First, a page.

Whether you’re a young footballer with dreams of making it as a professional or the parent of an ambitious youngster, it’s important to know exactly what a professional scout is looking for.

Every professional club in England — along with many semi-professional clubs — employ full-time scouts to scour youth and local leagues for talent. If you or your child plays regularly for a local club, there is a good chance that you’ll brush shoulders with a professional scout sooner or later.

But is there anything you can do to ensure that you stand out on the pitch? Believe it or not, raw talent is not a passport to a place at a professional academy. While natural ability is, of course, hugely important, it is just one facet professional scouts judge a young player’s potential on.

Most football scouts will arrange to attend a match with club officials or coaches beforehand, but not always. And even if they do, you won’t necessarily be informed. So while it’s important to know what scouts look for, it’s imperative that you’re always playing at the very limit of your capabilities. Scouts hate nothing more than unfulfilled talent.

Technical ability

Now, technical ability doesn’t mean you need to be performing fancy flicks and tricks. Depending on your physical attributes, your dribbling, tackling, shooting, heading, passing and first touch will be assessed in the context of the game. After all, what’s the use of having a wicked left foot from 18 yards if you’re choosing to shoot at inappropriate points of a match?

Whatever your position, you will need to demonstrate a good first touch and ease on the ball. Even if you classify yourself as a hard-tackling defender, the modern game requires that you still possess a reasonable level of technical skill.

You might have every trick in the book, but unless you know how and when to use it on the field of play, it will count for nothing. A great turn or some in-play ball juggling looks great, but is it helping the team? Is it creating opportunities, opening up space and bring other players into the game?

Tactical ability

Sometimes referred to as ‘football IQ’ your tactical awareness involves your ability to read the game, preempt passages of play and identify the best options during the heat of battle. And this doesn’t just refer to the times when you’re on the ball. In fact, scouts will be watching you to see where you put yourself when you’re not in possession. Are you closing down opponents that may become a threat? Are you drawing defenders away from the ball to create space for teammates? A lot of scouts spend more time looking at players without the ball than with it.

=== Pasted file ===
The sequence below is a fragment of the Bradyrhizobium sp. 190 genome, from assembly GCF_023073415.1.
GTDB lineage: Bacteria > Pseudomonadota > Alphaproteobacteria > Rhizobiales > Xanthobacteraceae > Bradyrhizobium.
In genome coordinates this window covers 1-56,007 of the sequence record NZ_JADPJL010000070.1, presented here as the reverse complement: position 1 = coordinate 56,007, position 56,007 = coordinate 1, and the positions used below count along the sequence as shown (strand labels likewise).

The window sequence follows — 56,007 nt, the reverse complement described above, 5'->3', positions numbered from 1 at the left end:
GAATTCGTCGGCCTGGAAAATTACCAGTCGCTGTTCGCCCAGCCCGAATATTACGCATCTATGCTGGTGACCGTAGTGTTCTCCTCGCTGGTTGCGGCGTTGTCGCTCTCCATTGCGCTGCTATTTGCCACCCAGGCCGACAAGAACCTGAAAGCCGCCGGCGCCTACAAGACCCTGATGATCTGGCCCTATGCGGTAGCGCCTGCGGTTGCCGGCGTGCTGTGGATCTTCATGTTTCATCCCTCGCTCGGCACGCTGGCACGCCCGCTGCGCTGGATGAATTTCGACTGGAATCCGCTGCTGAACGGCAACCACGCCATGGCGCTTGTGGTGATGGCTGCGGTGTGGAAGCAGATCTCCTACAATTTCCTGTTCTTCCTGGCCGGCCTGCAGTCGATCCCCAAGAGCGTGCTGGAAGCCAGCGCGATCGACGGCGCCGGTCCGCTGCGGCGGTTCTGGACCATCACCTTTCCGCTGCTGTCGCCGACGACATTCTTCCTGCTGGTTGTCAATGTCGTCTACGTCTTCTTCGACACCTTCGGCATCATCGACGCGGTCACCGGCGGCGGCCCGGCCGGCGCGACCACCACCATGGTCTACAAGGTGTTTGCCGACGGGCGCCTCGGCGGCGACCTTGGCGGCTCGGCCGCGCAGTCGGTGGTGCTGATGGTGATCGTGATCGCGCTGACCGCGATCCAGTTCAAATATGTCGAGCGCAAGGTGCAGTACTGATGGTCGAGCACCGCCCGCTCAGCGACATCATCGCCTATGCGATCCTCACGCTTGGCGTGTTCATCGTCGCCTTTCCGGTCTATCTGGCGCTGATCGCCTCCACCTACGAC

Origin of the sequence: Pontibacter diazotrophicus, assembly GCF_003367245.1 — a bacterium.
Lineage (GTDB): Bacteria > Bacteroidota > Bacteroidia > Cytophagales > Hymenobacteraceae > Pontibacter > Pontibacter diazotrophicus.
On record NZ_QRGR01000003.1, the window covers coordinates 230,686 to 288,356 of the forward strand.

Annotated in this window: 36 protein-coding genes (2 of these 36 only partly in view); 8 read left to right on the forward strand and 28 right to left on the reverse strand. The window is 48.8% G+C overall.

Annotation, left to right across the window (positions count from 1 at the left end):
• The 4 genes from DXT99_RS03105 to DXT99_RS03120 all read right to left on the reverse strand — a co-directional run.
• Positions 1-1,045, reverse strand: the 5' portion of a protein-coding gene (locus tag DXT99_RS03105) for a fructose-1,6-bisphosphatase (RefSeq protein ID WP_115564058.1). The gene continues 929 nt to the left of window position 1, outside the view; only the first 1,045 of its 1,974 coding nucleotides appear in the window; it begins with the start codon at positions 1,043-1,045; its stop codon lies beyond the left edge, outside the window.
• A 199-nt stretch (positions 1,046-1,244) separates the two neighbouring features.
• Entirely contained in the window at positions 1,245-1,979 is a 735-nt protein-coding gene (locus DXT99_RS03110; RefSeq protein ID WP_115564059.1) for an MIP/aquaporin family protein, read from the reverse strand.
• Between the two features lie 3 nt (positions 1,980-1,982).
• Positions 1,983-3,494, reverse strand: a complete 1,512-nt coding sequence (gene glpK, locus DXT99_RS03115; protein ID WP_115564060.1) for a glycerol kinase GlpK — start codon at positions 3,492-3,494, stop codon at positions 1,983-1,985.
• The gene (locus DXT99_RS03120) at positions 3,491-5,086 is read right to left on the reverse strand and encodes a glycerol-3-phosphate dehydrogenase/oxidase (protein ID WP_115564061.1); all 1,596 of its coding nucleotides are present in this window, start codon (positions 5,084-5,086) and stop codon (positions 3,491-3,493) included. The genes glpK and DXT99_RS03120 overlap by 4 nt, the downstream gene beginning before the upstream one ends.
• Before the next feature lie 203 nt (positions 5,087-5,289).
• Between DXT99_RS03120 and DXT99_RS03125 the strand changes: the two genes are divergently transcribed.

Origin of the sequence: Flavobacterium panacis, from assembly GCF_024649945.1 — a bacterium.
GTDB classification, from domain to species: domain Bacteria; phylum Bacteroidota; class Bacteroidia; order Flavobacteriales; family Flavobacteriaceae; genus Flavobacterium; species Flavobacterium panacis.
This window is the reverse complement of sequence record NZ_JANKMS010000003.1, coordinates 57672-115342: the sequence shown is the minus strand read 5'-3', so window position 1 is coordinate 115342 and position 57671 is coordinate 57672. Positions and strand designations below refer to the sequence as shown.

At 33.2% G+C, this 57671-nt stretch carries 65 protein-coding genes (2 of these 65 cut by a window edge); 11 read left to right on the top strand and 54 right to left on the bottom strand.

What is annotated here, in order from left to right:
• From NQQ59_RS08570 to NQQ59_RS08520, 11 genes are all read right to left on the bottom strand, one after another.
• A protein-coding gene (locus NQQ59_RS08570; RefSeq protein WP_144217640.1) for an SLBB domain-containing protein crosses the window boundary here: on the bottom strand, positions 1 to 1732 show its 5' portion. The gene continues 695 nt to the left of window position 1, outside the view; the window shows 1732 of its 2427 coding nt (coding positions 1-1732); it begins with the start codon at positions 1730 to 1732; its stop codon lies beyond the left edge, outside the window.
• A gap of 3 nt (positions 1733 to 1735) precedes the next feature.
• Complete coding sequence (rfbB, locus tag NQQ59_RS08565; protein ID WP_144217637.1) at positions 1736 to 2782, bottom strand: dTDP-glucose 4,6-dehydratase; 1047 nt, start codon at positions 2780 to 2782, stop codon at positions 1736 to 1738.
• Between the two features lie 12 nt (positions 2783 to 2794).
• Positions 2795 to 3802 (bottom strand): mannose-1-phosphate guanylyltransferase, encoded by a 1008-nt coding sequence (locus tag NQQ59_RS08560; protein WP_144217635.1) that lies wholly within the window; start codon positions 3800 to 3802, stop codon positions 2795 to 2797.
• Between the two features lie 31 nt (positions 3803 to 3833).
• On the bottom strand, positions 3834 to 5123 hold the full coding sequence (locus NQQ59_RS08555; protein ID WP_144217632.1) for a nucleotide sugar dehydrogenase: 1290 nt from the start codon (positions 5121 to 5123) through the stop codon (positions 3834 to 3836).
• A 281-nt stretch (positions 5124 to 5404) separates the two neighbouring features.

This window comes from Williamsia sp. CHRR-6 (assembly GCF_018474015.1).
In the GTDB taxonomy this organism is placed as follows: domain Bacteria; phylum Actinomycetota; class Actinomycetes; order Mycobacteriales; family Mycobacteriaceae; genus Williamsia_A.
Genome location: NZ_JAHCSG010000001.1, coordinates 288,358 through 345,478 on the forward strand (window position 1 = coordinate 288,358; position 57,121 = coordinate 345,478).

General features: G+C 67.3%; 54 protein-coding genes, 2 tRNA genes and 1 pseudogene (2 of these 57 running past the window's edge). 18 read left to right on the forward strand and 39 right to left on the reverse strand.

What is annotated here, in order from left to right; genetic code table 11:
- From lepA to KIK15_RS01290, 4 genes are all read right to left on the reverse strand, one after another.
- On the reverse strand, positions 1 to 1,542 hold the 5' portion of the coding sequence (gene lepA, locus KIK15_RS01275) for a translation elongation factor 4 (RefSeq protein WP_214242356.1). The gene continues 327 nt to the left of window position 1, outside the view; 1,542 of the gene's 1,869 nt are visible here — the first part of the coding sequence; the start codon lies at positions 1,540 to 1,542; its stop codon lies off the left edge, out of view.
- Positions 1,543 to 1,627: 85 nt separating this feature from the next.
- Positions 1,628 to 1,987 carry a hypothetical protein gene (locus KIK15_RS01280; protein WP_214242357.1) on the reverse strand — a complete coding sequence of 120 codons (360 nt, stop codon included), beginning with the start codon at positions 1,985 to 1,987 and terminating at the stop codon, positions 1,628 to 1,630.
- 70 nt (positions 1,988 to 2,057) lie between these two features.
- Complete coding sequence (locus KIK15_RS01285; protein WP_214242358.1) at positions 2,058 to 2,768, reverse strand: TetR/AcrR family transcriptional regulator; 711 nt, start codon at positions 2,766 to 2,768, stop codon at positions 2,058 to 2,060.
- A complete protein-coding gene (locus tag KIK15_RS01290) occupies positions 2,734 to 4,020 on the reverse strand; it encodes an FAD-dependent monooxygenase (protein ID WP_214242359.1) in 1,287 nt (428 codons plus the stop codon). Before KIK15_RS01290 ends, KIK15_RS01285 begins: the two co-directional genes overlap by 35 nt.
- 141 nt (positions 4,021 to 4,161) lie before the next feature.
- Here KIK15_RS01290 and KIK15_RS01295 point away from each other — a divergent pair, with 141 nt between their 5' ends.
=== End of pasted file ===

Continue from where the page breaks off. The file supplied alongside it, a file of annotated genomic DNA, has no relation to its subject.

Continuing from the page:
Physical attributes

There was a time when forwards had to be tall and stocky and wingers had to be thin and super fast. Things are changing, however, and your physical size and appearance won’t be as important as they used to be. Nevertheless, you will need to demonstrate an element of strength, balance and poise on and off the ball. A lot of scouts will simply want to make sure that your physique and other physical attributes don’t put you at a disadvantage. Demonstrate your ability to take a knock, stay on your feet and keep up with the pace of the game, and you’ll tick most of a scout’s boxes.


You might be the most gifted player on the pitch, but if your temperament is letting you down, a scout will be looking elsewhere. While it’s normal to be nervous, your nerves shouldn’t be interfering with your decision making processes, or your general performance. Every player can get angry during a competitive match from time to time, but the moment that anger starts to affect your game (and the games of your teammates) is the moment a scout will disregard you.

A scout will be looking for evidence of a balanced temperament that makes the very best of your potential. Most scouts will ask the coach about the temperament of a player off the pitch before pursuing their interest — so work on yours.


Regardless of where you play, if you have raw pace at your disposal, you will always be at an advantage over those without it. That’s not to say that exceptional pace is a prerequisite for getting noticed. However, if you have other impressive attributes in your locker, your pace will certainly give you an edge. Speed not only gets you past opposition players with relative ease, it can get you and your teammates out of tight spots.

Scouts are looking for potential. So work hard, listen to your coaches and do your best for the team. If you’re good enough, and you have the right attitude, it shouldn’t be too long before a scout comes calling.